Someone once told a novice burlesque performer that “funk music isn’t really classic burlesque music.” A new Seattle documentary, starring the same performer who ignored that critique and created a popular, all-people of color, funk-centric burlesque festival, shows that isn’t the case.

“What the Funk?!,” opening the 27th Seattle Queer Film Festival at 7:30 p.m. Oct. 13 at SIFF Cinema Egyptian, documents the inaugural local burlesque festival of the same name and how it seeks to make the burlesque scene into something more inclusive and accessible for performers and audience members alike.

Mx. Pucks A’Plenty — the film’s principal and the founder of the What the Funk?! burlesque festival — took a bit of a winding path from where they started to where they are now.

“So I had been thinking about trying burlesque since I had my son, and just kind of chickened out …. There wasn’t a lot of Black folks. And there definitely wasn’t a lot of folks that were fat, which is something that I have, too, so it was like, ‘Oh, this is something that I enjoy watching and looking at, but I don’t think it’s actually acceptable for me as a person.’ ”

But in fall 2017, after attending the Sunday Night Shuga Shack, a monthly burlesque revue at Seattle’s Theatre Off Jackson produced by Goddess Briq House and Sin de la Rosa featuring all people of color, Pucks’ perspective shifted. 

“It was the first time that I saw a Black femme [performing burlesque]. … It was the first time I saw some plus-sized bodies doing burlesque and it was definitely the first time I saw an all-people of color cast.”


In 2018, Pucks applied to perform in a burlesque that focused on classic acts. “So I submitted a couple of ideas, and they were funk-based acts … and the producer of the show told me that’s not exactly what they’re looking for, that funk music isn’t classic burlesque. And that was kind of upsetting to me, because it felt very limiting.”

Cut to 2019: Pucks has joined forces with producer Rebecca Mm Davis, and What the Funk?!, a multinight, all-people of color, Pacific Northwest burlesque festival, is born — and so was Pucks’ desire to document the festival for posterity. 

“Part of my motivation for documenting this was, you know, the only person that’s going to be the best at telling your history is going to be you,” Pucks said. “When you look at burlesque history, there’s not a lot of Black and brown burlesque history that survived, or was even recorded in comparison to our white counterparts.”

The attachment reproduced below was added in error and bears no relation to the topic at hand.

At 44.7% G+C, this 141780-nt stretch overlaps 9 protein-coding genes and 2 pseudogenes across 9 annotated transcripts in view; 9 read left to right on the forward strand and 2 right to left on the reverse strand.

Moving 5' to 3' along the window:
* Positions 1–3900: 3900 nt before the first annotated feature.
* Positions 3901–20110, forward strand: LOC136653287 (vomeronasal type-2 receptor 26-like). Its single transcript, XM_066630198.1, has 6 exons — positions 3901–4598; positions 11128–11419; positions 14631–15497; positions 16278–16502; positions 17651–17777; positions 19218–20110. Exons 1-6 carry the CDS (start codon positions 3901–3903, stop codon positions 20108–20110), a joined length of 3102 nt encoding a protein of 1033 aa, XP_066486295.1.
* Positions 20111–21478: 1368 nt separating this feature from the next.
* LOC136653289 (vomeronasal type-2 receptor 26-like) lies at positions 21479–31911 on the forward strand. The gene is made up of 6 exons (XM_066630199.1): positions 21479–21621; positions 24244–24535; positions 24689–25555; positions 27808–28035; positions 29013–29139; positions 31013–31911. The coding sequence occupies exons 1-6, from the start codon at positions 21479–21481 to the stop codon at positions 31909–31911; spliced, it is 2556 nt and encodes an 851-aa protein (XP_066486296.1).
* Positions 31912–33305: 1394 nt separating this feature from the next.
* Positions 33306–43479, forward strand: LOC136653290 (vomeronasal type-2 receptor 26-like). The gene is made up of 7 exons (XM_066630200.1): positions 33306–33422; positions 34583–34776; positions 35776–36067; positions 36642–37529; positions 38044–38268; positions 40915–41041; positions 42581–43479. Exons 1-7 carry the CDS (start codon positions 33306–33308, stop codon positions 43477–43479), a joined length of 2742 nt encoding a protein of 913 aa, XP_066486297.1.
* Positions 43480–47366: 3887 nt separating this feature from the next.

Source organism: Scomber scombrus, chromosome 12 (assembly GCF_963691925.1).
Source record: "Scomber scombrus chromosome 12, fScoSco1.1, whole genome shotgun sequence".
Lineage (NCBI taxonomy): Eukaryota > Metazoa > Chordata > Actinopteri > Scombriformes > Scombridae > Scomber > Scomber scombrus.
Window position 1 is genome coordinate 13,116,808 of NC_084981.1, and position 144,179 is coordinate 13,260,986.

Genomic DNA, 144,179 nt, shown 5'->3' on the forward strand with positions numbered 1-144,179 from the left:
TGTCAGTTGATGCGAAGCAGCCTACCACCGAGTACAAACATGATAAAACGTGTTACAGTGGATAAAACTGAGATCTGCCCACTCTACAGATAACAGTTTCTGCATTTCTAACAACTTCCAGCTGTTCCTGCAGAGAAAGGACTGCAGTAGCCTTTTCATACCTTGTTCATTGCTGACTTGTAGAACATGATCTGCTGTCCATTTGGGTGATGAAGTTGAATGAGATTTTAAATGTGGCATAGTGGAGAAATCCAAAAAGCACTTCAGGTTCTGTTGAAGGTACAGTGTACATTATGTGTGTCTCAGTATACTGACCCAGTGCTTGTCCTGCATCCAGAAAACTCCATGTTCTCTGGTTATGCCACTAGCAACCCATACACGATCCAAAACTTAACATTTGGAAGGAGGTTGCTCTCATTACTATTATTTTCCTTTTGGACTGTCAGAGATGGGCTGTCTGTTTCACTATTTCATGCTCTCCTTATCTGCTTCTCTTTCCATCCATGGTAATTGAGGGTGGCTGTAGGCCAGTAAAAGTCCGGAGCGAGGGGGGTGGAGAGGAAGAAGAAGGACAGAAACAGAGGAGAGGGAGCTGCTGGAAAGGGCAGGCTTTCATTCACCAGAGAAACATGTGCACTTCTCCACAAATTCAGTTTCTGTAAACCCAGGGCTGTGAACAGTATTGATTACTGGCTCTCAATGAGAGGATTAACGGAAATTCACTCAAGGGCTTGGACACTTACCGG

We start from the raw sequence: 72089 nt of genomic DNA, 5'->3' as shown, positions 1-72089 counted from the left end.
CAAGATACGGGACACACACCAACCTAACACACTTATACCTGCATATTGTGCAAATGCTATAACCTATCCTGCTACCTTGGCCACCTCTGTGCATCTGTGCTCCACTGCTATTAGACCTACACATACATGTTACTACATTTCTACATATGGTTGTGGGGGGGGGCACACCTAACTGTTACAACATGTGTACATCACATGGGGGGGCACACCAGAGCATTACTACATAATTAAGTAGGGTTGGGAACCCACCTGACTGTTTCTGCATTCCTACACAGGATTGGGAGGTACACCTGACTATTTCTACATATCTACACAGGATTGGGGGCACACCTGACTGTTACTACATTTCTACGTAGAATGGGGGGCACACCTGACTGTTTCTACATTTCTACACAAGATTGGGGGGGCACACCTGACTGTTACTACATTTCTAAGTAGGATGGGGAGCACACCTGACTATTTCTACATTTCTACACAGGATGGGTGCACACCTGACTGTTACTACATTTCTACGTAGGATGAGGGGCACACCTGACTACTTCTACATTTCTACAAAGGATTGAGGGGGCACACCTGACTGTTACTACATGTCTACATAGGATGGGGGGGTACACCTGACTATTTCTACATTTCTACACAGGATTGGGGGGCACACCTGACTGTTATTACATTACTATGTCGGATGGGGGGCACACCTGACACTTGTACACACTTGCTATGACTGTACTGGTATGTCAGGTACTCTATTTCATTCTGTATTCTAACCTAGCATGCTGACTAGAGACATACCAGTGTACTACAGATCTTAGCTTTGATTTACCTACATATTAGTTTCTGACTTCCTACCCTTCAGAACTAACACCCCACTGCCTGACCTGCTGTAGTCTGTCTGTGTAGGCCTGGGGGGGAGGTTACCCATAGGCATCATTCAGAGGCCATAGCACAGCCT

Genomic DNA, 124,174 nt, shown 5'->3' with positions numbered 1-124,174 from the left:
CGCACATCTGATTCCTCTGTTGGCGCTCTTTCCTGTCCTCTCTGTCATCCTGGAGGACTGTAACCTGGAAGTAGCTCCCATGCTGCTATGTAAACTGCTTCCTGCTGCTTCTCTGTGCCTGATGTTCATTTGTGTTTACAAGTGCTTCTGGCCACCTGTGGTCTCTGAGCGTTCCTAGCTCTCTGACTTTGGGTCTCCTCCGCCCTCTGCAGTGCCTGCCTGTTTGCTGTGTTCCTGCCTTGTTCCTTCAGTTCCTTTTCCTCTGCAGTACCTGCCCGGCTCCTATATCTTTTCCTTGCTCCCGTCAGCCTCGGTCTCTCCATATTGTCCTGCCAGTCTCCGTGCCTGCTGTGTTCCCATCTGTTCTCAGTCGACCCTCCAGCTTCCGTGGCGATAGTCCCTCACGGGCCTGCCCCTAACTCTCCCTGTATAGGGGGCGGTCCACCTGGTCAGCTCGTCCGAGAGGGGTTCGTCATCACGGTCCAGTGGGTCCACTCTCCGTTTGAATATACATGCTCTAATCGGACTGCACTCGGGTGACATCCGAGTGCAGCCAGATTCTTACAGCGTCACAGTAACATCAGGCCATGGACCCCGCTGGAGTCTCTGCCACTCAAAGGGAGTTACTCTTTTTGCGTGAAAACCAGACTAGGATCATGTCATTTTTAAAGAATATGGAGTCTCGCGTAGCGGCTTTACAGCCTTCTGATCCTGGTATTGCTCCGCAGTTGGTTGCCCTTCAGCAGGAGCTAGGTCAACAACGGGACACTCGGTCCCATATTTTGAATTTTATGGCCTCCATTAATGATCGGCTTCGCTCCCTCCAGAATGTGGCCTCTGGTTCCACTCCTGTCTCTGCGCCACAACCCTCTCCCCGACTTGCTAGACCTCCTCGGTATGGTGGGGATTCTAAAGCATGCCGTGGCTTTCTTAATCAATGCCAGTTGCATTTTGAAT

A few conversations later, and with only weeks until the festival’s opening night, Pucks was introduced to filmmaker Adriana Guiman, who came onboard in an effort to better understand the Seattle arts scene and to experience an unfamiliar culture.

“I grew up in a small city [in Eastern Europe] where sex trafficking and misogyny was there happening. Like, the body of a woman was something that needed to be controlled, that needed to be told what to do, how to perform, what to say, when to shut up … these types of things,” Guiman said.

Seeing Seattle’s burlesque scene and how performers moved away “from this all-male audience, that they’re only for their sexual desire” and instead conveying a “political message through their body and through their performances, I think that was for me the main drive to be involved in this project and to do everything with minimal funding,” she said.


Funding has been a longstanding issue for the burlesque festival, which also seeped into the production of the documentary, which Guiman said was paid for by Pucks’ production company and herself.

“I think Black folks joke about this a lot, but it’s not really a joke: It really is, like, we [do] the most with the very least, all of the time,” Pucks added. “And it is always a photo finish, like it is a photo finish every year, we’re going to have the bare minimum to make the thing happen.”

But it does happen. Whereas most of the funding for the festival’s first year came directly from Seattle’s burlesque community — “which is really unfortunate, because we joke that we’ve been sharing the same $1,000 for the past decade,” Pucks lamented — more recent festivals have been supported in larger part by grants, including from Seattle nonprofits Group Health Foundation and Social Justice Fund NW, and the Washington State Arts Commission.

“I don’t think that we can do any of the healing that we need to do as people without community, and burlesque has such a rich community that allows people the opportunity to feel like they’ve been seen and heard in a way that is really different,” Pucks said. “And ‘What the Funk?!’ is a testament to that Black and brown joy is infectious, even if you’re not a Black [or] brown person. And the reason how I know that is that you can’t listen to music and not be happy. It makes you want to move. It changes you at your DNA level. It makes you happy. And I just think that’s really brilliant.”

Seattle Queer Film Festival

Oct. 13-23; venues include SIFF Cinema Egyptian, Northwest Film Forum, Broadway Performance Hall and more. Hybrid passes: $200-$295; virtual-only passes: $150/individual, $199/household; single tickets: $13-$30; single gala tickets: $25-$100.